Value Chain Analysis of Mangrove Forests in Central Mozambique: Uses, Stakeholders and Monetary Chains
Vilma Machava’s poster from the 10th WIOMSA symposium, which documents the mangrove value chain in central Mozambique; stakeholder engagement and their current and potential benefits and monetary pathways involved in different stakeholder and related sites.
Ecosystem services: The past, the pitfalls and the potential for supporting wellbeing of people in the Western Indian Ocean
Tim Daw’s keynote presentation at the 10th WIOMSA symposium.
What has the science of ecosystems services got to offer the people and policymakers of the WIO region? And what are the opportunities to use this now widespread concept to sustainably support human wellbeing through these turbulent times. I outline key insights, challenges and opportunities from ecosystem services and wellbeing research.
First, Daw reviews where the term ‘ecosystem services’ comes from. He outlines the different usages and some pitfalls and critiques. Then draws on examples from WIO and around the world to illustrate three key insights from research using the concepts of ecosystem services and human wellbeing: 1. The importance of trade-offs 2. The ‘co-production’ of ecosystem services by people and nature, and 3. The complexity of the relationship between humans’ wellbeing and their environment. This leads to two key challenges and research frontiers: How can we interpret and understand change? And how can we navigate hard choices and tradeoffs?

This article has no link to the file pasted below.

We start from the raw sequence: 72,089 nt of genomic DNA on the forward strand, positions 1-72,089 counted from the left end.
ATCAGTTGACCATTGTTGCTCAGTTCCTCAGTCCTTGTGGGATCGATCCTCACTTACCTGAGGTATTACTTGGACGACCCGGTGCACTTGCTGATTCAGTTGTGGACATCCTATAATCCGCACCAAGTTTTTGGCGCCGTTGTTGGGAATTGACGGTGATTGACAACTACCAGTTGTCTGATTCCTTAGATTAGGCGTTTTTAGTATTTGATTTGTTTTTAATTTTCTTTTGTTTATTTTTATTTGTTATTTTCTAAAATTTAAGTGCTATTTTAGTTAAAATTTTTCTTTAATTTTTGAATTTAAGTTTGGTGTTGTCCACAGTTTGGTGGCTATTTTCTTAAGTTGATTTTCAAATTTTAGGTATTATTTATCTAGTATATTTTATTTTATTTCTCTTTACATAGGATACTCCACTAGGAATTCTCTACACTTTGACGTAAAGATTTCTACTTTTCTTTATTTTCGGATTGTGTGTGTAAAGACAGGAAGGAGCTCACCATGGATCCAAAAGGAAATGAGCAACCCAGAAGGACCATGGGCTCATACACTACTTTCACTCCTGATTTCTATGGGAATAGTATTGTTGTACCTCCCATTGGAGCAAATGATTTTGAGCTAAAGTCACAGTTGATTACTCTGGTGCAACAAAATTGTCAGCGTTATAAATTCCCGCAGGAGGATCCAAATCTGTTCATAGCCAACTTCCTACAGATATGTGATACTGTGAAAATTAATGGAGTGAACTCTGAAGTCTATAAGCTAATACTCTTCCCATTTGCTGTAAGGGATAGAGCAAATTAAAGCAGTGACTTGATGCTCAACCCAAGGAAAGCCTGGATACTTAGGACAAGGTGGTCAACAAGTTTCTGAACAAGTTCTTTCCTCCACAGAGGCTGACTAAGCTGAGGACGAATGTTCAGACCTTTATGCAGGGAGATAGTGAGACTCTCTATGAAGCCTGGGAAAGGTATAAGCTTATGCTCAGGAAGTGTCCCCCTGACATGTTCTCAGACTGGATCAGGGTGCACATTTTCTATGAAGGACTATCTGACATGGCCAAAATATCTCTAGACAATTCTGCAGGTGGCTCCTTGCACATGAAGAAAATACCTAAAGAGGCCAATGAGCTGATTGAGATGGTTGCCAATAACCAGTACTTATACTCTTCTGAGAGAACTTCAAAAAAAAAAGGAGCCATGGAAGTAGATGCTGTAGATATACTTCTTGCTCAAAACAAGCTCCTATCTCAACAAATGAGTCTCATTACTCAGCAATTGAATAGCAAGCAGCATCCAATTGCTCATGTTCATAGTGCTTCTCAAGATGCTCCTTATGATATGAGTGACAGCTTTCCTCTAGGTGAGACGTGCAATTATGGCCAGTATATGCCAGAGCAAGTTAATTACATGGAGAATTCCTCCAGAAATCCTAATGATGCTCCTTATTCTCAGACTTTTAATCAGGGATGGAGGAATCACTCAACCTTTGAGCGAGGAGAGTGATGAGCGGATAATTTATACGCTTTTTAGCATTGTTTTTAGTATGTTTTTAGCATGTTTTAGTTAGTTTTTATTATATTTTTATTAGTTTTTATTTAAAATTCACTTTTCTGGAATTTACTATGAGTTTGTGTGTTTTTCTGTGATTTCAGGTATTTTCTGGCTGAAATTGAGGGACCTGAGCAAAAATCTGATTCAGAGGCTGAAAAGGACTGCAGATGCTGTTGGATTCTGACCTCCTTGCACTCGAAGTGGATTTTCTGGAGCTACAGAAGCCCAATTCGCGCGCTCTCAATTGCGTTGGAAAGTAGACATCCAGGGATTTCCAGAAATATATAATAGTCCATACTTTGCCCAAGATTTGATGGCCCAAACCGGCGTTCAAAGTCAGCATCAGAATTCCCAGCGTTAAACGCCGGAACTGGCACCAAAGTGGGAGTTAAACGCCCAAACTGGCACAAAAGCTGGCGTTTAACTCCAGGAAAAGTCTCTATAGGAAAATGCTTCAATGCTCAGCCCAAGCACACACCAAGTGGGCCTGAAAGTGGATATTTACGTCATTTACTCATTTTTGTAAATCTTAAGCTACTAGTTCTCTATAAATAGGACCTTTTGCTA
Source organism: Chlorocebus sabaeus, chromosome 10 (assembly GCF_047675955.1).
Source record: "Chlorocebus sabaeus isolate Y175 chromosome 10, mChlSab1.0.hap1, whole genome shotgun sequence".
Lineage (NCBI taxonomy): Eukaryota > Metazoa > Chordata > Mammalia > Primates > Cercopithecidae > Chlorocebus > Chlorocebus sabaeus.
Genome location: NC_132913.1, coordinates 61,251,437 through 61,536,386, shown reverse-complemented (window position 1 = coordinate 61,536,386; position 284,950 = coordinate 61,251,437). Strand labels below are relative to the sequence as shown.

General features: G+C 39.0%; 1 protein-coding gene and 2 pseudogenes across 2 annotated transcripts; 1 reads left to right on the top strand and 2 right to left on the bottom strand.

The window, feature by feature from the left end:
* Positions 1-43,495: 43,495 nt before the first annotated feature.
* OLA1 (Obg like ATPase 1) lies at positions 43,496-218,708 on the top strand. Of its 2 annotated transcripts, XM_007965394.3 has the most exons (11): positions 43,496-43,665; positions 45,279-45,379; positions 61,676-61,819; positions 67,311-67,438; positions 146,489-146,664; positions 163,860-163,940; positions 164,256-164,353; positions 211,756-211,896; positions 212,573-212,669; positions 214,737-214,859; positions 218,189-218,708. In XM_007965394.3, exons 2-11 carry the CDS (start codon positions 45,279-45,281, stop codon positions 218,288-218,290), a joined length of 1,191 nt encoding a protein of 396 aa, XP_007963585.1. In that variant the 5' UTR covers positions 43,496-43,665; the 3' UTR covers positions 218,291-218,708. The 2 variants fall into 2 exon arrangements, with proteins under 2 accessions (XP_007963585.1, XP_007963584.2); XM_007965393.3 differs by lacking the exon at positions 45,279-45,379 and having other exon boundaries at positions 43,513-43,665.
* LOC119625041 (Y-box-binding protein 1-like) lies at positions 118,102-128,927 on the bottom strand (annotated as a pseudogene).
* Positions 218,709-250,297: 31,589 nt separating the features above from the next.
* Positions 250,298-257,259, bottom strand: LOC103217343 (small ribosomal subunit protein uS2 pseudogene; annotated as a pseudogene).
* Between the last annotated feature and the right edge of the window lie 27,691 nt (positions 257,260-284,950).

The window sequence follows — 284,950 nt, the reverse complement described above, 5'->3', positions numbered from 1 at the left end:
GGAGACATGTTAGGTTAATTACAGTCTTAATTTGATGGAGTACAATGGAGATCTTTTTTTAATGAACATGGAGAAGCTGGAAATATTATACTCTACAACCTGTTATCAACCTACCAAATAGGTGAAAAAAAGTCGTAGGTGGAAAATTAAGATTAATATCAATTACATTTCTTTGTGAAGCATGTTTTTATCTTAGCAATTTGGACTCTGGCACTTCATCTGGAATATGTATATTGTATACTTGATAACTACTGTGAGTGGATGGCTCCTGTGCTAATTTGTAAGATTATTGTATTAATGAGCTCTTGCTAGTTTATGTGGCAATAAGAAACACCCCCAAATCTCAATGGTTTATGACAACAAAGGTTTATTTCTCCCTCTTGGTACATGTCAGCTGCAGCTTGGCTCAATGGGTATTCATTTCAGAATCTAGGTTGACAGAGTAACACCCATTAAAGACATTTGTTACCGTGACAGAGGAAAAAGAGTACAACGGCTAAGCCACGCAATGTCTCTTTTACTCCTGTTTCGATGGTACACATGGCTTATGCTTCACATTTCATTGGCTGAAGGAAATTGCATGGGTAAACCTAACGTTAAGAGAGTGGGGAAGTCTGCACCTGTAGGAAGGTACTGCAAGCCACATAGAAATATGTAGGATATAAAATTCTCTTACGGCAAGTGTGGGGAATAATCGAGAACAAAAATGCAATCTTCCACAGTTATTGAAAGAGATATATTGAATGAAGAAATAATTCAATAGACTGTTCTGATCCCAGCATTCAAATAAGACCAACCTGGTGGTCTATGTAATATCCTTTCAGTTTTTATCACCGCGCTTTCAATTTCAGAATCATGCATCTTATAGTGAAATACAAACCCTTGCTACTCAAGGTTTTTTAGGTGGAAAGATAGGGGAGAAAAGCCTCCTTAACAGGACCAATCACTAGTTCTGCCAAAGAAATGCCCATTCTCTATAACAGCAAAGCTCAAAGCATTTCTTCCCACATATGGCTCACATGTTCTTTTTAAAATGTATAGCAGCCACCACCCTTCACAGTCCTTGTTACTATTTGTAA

Finally, Daw focuses on two opportunities for this research to contribute in WIO. The first opportunity is to use greater understanding of how ecosystems are linked to wellbeing to generate interventions for sustainably improving people’s lives. The second is for scientists to leap out of our comfort zone into transdisciplinary research with coastal people, policy makers and other disciplines. The insights from research shows that management of ecosystem services is messy, political and uncertain. As, scientists we cannot be expected to provide simple solutions, but we have a responsibility to engage, inform and provoke decision makers at all
levels as they navigate through uncertain futures.
Andrew Wamukota’s presentation at the WIOMSA symposium on the structure-conduct-performance of nearshore marine fisheries in Kenya. This presentation is an exploration of the what we can learn from S-C-P in understanding poverty among actors. An application of S-C-P in nearshore marine fisheries is useful in understanding the behaviour of actors and how these influence their wellbeing. Although data analysis is not really done, there are forward and backward loops inherent at similar nodes (in terms of conduct e.g. no. of customers is +ve for fishers and –Ve for trader). A better understanding of this can be achieved by use of longitudinal data across similar fishers in the region.
Understanding the disaggregated nature of ecosystem services wellbeing relationship in northern Mozambique
Dominique Goncalves’ picturesque presentation on the disaggregated nature of ecosystem services wellbeing relationship. She points out that fish and octopus are linked with most basic needs, but people are less satisfied with octopus, and that satisfaction levels vary between the communities. The levels can have to do with gender, tradition, conservation, migration, and/or development.
Meeting report from the one-to-one meetings held in Mozambique with six key organizations and institutions. Salomao Bandeira and Celia Macamo led the meetings and shared SPACES key findings and results with the stakeholders. The report outlines who was met, what was presented, and what more information was requested from the stkaheholders.